• Gila River Indian Community
    • Ho-Chunk Nation of Wisconsin
    • Pokagon Band of Potawatomi Indians
    • Sault Ste. Marie Tribe of Chippewa Indians
    • Three Affiliated Tribes

    Jodi Gillette is Special Assistant to the President for Native American Affairs in the White House Domestic Policy Council. Raina Thiele is Associate Director of White House Intergovernmental Affairs and Public Engagement.

  • Making Native Communities Safer

    When President Obama signed the reauthorization of the Violence Against Women Act on March 7, 2013 (VAWA 2013), he stated that “tribal governments have an inherent right to protect their people, and all women deserve the right to live free from fear.” 

    Two years later, we have reached a significant milestone.  As of March 7, 2015, all tribes that meet certain criteria are now eligible, under VAWA 2013, to investigate and prosecute certain non-Indian defendants who commit acts of domestic violence or dating violence, or violate certain protection orders in Indian Country.  This is an important step to address the overall public-safety challenges in Indian Country.

  • Investing in the Future of Tribal Nations

    As part of his commitment to strengthening nation-to-nation relationships with Indian tribes, President Obama hosted his sixth White House Tribal Nations Conference in December 2014. The Conference built on the President’s trip to the Standing Rock Sioux Indian Reservation last summer, where he dedicated efforts to improve opportunities for Native youth and affirmed his promise to work together with tribes on education and economic development in Indian Country.

    In addition to hosting the Conference, the White House released its 2014 White House Tribal Nations Conference Progress Report, Investing in the Future of Tribal Nations. The report highlights the Administration’s progress and accomplishments in Indian Country over the past year.

  • Young Native Americans Share School Culture Experiences with Secretary Duncan

    Ed. note: This is cross-posted on the U.S. Department of Education's blog. See the original post here.

    Secretary Duncan talks with students about the importance of school culture

    During the session, students discussed the importance of school culture. (U.S. Department of Education)

    While many students face challenges when it comes to growing up and pursuing academic success, Native American and Alaskan Native youths are more likely than most of their peers to experience poverty and trauma, and to drop out of high school. Their school environment has a significant role in their development.

    This is just one of the reasons why ED recently invited 15 young Native Americans to attend a Student Voices Session with Secretary Duncan.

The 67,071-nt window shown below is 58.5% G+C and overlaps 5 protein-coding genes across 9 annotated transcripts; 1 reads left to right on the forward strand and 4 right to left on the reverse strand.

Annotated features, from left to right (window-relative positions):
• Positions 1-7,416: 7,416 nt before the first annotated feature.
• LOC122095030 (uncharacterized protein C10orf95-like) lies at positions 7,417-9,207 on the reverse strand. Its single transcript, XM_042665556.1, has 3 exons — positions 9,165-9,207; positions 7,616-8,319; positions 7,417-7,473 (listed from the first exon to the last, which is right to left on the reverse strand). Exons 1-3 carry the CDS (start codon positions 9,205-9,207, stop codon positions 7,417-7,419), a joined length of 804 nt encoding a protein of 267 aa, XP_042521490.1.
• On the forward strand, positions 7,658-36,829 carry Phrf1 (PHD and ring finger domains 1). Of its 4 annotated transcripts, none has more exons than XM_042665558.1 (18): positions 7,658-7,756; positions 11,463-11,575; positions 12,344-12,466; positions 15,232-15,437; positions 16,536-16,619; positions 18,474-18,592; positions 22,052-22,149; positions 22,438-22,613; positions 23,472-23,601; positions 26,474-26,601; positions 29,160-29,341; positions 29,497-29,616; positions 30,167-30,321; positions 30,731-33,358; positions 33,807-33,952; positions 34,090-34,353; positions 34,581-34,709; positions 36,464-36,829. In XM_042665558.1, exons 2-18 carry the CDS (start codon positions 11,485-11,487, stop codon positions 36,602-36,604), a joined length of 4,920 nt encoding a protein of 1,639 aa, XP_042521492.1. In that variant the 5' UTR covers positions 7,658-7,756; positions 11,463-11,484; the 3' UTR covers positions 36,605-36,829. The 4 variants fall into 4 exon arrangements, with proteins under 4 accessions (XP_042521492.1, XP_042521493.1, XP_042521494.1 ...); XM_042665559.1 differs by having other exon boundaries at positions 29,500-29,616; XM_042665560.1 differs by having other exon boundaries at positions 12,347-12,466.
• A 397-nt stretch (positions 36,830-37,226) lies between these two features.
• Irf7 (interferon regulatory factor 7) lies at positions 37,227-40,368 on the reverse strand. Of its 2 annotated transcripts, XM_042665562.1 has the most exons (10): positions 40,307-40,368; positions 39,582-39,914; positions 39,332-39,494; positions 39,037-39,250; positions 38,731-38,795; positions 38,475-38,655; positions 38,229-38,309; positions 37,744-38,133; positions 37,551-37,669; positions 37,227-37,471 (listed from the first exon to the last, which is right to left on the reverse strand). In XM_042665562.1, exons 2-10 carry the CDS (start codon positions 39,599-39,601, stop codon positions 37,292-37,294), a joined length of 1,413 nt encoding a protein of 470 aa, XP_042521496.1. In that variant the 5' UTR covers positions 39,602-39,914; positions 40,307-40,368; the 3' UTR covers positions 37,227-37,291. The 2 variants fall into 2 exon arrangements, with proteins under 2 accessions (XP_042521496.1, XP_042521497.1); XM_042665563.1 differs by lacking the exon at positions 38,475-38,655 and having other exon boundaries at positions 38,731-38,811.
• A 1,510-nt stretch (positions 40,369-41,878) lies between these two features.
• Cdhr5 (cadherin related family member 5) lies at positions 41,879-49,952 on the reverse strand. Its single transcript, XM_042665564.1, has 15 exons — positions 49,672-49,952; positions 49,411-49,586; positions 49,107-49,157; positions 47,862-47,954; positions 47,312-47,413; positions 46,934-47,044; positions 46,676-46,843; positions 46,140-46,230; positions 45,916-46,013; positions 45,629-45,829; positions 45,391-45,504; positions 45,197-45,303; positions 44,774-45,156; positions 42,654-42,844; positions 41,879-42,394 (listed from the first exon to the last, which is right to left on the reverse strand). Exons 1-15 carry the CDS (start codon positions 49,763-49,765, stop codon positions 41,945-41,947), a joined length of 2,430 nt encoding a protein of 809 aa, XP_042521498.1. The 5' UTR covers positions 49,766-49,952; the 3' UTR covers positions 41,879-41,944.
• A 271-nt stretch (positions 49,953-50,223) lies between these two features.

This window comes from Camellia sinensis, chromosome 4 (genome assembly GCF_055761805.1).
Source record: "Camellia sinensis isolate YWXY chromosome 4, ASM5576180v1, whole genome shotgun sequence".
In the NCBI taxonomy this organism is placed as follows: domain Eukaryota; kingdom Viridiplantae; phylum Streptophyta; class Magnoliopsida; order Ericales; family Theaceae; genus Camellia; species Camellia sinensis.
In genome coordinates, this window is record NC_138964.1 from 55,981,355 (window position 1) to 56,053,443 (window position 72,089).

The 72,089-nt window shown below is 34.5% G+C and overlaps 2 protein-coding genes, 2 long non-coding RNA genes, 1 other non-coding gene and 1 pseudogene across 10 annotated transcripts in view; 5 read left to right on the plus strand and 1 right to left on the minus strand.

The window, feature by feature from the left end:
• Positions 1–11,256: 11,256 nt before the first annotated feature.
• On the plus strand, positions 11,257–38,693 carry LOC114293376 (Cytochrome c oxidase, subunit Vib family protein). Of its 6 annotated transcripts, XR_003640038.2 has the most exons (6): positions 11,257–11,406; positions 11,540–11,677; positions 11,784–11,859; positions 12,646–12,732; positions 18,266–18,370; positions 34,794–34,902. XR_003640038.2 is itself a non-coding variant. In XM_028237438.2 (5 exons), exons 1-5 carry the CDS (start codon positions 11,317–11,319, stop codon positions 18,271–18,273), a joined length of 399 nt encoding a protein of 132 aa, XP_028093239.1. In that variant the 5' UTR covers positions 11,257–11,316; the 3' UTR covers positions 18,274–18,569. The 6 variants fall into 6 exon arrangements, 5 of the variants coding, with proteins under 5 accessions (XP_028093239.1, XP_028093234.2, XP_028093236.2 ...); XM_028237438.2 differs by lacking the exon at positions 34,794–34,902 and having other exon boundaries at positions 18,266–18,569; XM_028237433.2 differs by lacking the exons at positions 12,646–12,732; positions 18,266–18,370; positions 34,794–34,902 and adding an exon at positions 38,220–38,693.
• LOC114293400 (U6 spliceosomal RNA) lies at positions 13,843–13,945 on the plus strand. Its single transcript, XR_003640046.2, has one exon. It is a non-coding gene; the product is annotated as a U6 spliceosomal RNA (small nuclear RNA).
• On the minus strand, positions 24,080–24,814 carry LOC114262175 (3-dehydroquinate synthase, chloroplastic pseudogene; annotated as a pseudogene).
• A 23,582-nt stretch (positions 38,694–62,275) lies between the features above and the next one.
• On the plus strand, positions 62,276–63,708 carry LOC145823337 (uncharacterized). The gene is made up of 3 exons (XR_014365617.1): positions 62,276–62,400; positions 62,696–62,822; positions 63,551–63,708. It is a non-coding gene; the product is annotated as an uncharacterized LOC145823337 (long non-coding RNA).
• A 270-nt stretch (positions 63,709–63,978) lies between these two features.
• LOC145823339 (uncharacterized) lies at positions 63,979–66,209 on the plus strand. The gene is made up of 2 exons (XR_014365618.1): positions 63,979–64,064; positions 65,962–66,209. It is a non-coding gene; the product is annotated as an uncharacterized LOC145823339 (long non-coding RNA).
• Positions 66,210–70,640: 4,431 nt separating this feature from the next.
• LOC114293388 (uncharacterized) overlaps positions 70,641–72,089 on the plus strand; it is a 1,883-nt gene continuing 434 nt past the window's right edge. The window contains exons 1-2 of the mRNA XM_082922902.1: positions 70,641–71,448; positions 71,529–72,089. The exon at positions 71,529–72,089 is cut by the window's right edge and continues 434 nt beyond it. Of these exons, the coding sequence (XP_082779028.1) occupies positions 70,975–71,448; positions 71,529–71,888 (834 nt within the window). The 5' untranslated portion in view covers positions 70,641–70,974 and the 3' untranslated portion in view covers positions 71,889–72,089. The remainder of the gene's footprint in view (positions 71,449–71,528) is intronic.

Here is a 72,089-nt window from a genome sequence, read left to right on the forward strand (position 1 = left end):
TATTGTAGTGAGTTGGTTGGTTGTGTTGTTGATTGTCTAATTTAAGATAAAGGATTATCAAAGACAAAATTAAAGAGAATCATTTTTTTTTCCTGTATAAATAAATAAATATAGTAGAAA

This session was also a capstone to ED’s first-ever School Environment Listening Tour, a nine-city tour in seven states designed to identify the impact of school environment on young Native Americans.

  • Affordable Care Act: Enrollment Opportunity for American Indians and Alaska Natives

    Ed. note: This is cross-posted on the U.S. Department of Health and Human Services' blog. See the original post here.

    The deadline to enroll in 2015 coverage through the Health Insurance Marketplaces is February 15. I urge all American Indians and Alaska Natives to go to HealthCare.gov, call 1-800-318-2596, or visit localhelp.healthcare.gov to see what benefits are available to you and to ensure that you have health coverage for 2015.

    As an American Indian and Alaska Native, you may be eligible for services through the Indian Health Service (IHS), but the local facility may not be able to provide certain health care services, or you may live too far away to access those services. If you do not have other health insurance coverage, such as Medicare, Medicaid or CHIP, I encourage you to make sure you don’t miss the open enrollment deadline.

    American Indians and Alaska Natives who are Tribal members can still enroll after February 15, but if not, your only chance to enroll to purchase health insurance coverage for 2015 is during the open enrollment period, which ends in two days!

    If you are a member of a Tribe or are eligible for IHS, you can apply for an exemption from maintaining health coverage, but I hope you at least check to see what your benefits are under the Affordable Care Act before the enrollment deadline. You might find out that you can purchase a really great insurance plan for a very small monthly cost based on your income, and you might qualify for no out-of-pocket costs if you are a member of a federally-recognized Tribe.

    Please don’t miss the deadline on February 15 and #GetCovered!

    Yvette Roubideaux, M.D., M.P.H., is the Senior Advisor to the Secretary for American Indians and Alaska Natives.

  • The White House Launches the “Generation Indigenous Native Youth Challenge”